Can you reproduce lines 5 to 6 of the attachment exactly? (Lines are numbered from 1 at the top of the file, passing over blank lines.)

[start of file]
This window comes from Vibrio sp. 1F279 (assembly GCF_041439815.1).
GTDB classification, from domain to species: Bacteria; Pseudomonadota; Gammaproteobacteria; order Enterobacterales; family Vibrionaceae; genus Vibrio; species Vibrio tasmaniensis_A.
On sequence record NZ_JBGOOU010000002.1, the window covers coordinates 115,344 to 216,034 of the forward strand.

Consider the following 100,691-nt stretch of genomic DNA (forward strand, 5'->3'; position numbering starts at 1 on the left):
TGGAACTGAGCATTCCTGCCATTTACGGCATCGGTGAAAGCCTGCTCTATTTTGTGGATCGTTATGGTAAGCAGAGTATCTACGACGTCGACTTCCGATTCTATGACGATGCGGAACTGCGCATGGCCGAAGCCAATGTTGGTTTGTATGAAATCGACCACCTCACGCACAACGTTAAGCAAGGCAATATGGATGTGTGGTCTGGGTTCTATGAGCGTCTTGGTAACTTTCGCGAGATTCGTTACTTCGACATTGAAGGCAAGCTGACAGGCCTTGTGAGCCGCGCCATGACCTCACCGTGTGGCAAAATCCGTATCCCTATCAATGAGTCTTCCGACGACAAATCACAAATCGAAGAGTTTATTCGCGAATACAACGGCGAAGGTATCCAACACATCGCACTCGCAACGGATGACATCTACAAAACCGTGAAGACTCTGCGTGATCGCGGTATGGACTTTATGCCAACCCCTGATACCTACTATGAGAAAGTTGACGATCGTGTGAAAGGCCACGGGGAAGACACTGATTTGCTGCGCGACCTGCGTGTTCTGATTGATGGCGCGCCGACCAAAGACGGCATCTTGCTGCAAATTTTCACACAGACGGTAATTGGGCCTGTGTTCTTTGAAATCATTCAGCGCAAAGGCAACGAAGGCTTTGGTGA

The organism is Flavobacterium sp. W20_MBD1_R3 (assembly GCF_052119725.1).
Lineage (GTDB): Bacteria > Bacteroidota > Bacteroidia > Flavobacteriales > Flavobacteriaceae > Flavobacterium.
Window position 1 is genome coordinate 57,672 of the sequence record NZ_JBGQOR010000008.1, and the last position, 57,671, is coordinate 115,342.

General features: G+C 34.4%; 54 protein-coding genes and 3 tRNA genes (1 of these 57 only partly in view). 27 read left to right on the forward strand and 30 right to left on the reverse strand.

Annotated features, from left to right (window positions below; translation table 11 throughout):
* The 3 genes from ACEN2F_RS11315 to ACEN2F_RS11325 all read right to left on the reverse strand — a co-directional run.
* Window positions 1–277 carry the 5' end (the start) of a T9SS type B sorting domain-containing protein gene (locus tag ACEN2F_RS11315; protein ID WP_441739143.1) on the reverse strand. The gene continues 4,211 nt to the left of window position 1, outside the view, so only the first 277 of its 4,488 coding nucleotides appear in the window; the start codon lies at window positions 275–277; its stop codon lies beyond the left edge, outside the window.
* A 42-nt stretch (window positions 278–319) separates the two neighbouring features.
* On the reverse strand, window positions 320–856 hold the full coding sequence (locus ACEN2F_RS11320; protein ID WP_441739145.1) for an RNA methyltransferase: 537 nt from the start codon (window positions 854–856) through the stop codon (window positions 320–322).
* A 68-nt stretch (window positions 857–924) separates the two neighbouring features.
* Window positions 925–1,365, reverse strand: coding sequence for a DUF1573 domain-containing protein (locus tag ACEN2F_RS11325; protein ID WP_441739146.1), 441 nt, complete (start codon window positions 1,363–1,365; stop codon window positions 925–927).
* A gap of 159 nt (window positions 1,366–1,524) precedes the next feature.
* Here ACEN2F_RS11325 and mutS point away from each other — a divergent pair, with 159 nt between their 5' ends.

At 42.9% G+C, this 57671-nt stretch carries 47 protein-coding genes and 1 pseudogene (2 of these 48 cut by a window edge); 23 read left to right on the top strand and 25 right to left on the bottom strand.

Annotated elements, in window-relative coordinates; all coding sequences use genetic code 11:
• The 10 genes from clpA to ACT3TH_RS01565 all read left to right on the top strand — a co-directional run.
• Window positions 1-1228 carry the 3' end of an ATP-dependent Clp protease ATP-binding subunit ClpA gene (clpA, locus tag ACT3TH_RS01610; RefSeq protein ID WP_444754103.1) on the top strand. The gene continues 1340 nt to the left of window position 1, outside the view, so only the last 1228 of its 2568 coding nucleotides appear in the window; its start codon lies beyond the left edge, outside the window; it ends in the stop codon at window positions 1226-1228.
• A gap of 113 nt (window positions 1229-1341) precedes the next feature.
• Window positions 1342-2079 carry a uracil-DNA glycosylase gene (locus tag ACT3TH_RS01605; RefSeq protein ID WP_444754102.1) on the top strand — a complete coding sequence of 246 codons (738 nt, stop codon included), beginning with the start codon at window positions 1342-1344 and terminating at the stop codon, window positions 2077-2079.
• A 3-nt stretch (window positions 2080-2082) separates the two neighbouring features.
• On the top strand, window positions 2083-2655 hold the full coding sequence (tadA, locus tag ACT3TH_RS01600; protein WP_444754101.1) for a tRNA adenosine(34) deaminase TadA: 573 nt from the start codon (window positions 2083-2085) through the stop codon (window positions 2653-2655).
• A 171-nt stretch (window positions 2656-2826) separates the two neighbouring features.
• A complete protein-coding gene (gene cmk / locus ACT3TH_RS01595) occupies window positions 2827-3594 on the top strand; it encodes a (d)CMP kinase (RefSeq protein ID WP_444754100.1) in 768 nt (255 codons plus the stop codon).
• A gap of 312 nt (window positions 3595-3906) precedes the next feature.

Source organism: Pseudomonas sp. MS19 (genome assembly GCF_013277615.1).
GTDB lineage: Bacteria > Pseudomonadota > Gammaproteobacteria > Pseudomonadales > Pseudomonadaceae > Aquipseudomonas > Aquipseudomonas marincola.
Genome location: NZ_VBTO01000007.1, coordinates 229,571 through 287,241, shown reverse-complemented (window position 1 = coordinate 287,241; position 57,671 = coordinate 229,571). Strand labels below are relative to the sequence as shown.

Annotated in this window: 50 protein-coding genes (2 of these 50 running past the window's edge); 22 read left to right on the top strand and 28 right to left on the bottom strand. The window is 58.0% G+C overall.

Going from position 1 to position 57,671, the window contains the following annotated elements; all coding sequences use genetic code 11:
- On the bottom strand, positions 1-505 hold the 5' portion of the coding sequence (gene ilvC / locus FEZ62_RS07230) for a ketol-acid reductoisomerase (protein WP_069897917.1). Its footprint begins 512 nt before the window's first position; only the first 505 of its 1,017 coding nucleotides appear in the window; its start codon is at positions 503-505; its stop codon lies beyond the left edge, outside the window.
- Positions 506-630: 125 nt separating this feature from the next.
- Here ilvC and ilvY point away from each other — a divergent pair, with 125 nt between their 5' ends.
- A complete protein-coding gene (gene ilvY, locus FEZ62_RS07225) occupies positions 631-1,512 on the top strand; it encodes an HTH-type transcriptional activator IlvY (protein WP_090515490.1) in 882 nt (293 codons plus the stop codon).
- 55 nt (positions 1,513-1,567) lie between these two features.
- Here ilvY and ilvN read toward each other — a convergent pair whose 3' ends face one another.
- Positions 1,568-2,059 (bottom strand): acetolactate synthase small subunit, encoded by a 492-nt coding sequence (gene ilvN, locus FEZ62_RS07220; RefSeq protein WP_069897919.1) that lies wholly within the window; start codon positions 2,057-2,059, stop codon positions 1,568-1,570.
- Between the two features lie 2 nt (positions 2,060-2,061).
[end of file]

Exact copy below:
TGGAACTGAGCATTCCTGCCATTTACGGCATCGGTGAAAGCCTGCTCTATTTTGTGGATCGTTATGGTAAGCAGAGTATCTACGACGTCGACTTCCGATTCTATGACGATGCGGAACTGCGCATGGCCGAAGCCAATGTTGGTTTGTATGAAATCGACCACCTCACGCACAACGTTAAGCAAGGCAATATGGATGTGTGGTCTGGGTTCTATGAGCGTCTTGGTAACTTTCGCGAGATTCGTTACTTCGACATTGAAGGCAAGCTGACAGGCCTTGTGAGCCGCGCCATGACCTCACCGTGTGGCAAAATCCGTATCCCTATCAATGAGTCTTCCGACGACAAATCACAAATCGAAGAGTTTATTCGCGAATACAACGGCGAAGGTATCCAACACATCGCACTCGCAACGGATGACATCTACAAAACCGTGAAGACTCTGCGTGATCGCGGTATGGACTTTATGCCAACCCCTGATACCTACTATGAGAAAGTTGACGATCGTGTGAAAGGCCACGGGGAAGACACTGATTTGCTGCGCGACCTGCGTGTTCTGATTGATGGCGCGCCGACCAAAGACGGCATCTTGCTGCAAATTTTCACACAGACGGTAATTGGGCCTGTGTTCTTTGAAATCATTCAGCGCAAAGGCAACGAAGGCTTTGGTGA

The organism is Flavobacterium sp. W20_MBD1_R3 (assembly GCF_052119725.1).